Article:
Six seconds after Jamal Crawford grabbed the game's first rebound, his Clipper teammate, Matt Barnes, drilled a 3-point shot.
On this Sunday, that constituted slowdown offense for the Clips. The Thunder lost 125-117 because it failed to master one of the fundamentals of the sport.
Get back on defense.
The Clippers had 27 fastbreak points in the first half alone, en route to a 72-66 halftime lead. The Clippers made 27 shots in the first half; 11 of those came six seconds or less into a possession.
This game was not complicated. The Thunder didn't get back on defense, and it fueled the Clippers all day long.
“We really couldn't get ourself in front of them,” Russell Westbrook said. “They was beating us down the floor early. Kind of gave them some confidence.”
You think? The Clippers shot 66 percent in the first half. By game's end, all five LA starters had scored at 18 points, led by Crawford (36) and Barnes (24), who aren't even the Clipper superstars.
And you would be hard-pressed to blame the absence of Kendrick Perkins, sidelined by a groin strain. The Thunder's defensive anchor figured to be a noticeable void against the pick'n rolls of Chris Paul, but no reason to pick or roll when you can just hustle downcourt and get an open shot quickly.
“We didn't do a great job communicating tonight, as far as transition,” Perkins said. “Who a guy had. We was trying to find our man instead of finding a man.”
The Clippers love to run, especially their big guys. Six-foot-11 DeAndre Jordan twice beat the Thunder downcourt for dunks and added a three-point play off a fastbreak. All in the first quarter.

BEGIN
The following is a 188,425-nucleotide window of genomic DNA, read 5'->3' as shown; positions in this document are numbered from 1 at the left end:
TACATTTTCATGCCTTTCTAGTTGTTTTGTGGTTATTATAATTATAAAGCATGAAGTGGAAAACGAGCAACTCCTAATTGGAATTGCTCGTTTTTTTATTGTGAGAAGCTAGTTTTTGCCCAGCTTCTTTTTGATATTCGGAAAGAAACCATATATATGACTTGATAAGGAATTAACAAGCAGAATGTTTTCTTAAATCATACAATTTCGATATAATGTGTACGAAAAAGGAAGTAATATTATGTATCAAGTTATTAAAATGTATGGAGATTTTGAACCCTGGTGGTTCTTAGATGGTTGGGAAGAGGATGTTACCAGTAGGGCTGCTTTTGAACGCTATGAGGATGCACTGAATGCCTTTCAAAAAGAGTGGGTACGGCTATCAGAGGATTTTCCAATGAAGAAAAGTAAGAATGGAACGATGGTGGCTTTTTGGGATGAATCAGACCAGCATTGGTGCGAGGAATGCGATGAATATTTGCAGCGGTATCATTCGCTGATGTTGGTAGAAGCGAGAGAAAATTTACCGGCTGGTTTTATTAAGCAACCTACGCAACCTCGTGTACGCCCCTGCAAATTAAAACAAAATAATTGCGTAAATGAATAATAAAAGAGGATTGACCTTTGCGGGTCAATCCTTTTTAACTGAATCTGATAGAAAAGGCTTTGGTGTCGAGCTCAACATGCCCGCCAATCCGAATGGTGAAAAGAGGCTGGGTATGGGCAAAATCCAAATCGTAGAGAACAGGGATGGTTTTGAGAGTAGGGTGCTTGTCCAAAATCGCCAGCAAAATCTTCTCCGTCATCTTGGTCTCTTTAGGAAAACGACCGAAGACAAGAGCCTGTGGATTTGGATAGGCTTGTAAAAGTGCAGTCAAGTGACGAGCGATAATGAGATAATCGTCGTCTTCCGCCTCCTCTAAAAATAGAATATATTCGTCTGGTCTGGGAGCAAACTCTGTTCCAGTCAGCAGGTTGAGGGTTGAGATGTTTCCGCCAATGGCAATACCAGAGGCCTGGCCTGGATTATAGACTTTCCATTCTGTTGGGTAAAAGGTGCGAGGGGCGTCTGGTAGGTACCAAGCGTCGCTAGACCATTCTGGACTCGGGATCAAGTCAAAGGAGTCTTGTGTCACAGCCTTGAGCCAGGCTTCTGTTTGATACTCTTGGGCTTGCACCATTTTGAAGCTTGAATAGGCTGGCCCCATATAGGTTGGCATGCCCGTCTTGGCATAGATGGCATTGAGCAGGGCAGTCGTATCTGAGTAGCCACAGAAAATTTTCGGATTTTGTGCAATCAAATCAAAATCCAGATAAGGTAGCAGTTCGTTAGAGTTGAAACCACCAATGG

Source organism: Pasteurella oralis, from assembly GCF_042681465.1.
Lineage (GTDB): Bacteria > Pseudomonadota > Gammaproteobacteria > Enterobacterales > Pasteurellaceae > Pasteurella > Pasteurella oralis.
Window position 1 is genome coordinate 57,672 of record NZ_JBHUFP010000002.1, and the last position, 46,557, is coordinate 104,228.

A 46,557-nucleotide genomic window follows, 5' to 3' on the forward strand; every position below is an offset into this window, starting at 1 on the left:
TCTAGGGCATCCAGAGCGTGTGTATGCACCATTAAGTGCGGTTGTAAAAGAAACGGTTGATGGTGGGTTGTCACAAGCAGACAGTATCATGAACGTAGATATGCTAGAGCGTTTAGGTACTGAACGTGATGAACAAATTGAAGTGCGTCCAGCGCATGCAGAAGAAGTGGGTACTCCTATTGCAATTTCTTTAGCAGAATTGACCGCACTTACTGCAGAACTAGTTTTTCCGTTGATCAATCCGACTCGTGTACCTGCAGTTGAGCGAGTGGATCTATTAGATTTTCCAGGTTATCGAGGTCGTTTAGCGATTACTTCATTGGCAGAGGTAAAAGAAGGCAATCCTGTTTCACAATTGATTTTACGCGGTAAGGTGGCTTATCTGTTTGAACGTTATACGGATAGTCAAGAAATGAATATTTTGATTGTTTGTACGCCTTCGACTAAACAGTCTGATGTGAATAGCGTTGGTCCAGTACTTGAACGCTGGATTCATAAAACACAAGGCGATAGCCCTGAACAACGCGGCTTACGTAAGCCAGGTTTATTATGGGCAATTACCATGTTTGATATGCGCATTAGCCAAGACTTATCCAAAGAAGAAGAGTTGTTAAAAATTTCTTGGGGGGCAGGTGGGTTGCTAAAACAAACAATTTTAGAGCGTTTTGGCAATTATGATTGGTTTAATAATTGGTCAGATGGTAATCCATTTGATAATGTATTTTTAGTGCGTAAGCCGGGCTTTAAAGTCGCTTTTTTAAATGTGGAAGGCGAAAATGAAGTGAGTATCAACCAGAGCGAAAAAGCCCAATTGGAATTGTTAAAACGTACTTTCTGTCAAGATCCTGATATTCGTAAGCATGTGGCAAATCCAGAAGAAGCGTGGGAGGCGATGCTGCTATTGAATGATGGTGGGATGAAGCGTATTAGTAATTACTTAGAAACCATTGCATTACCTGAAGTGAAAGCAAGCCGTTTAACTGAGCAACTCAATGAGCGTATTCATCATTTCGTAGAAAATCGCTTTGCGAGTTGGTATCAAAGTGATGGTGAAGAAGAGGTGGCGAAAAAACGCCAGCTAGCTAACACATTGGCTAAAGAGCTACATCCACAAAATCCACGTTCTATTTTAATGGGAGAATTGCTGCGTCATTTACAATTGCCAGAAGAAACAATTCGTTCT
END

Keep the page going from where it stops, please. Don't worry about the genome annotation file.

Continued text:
Blake Griffin found easy points, too. Barnes ran to open spots on the perimeter and was ready to fire. Twice he had 3-pointers in transition.
The Clippers made 13 of 14 shots taken within the six seconds that define fastbreaks. In non-fastbreak shots, the Clippers made 29 of 67 shots.
Total meltdown for the Thunder, which likes to brag about its defensive mentality, usually for good reason.
Scotty Brooks was so frustrated, he thrice called for intentional fouls on Jordan, a notoriously bad foul shooter. It was good strategy. On those three trips to the line, Jordan made two of six. On the Clippers' other 26 second-quarter possessions, they scored 42 points.
“They're an excellent defensive team,” Clipper coach Doc Rivers said. “I don't think we had a quarter under 26 points. Against this team, that is a really impressive game for us.”
The last time Perkins ran fast he was 14 years old. So it's hard to say he would have made a difference.
“I don't know, he was good for us,” Rivers said, referring to Celtic days. “That was in his younger days, when he ran the 40 in 4.5. Now he might run it in 44.5, I'm not sure. I don't know.
“But where he helps you, he's a voice that tells you you're not getting back. People don't understand how important those voices are, when you have a guy talking your defense, holding people accountable. You miss that. They missed that tonight.”
At halftime, the Thunder watched first-half highlights of the Clipper running game. It seemed to help. The Clippers had just seven fastbreak points after halftime.
But in the end, the defense failed anyway. During a timeout with 2:53 left and the game tied, Rivers reemed his squad. He said it was the only part of the game he didn't like the looks of his offense.
“We reverted to that old stand-around, do-nothing offense,” Rivers said. And things changed. “The last three minutes, the execution was huge. We got every shot we wanted.”
The Clippers scored on five of their next six possessions and took control of the game. Thus the Thunder lost a game that lies solely at the feet of its defense. Time to get back to playing good defense. Which starts with just getting back.
Berry Tramel: Berry can be reached at (405) 760-8080 or at email@example.com. He can be heard Monday through Friday from 4:40-5:20 p.m. on The Sports Animal radio network, including FM-98.1. You can also view his personality page at newsok.com/berrytramel.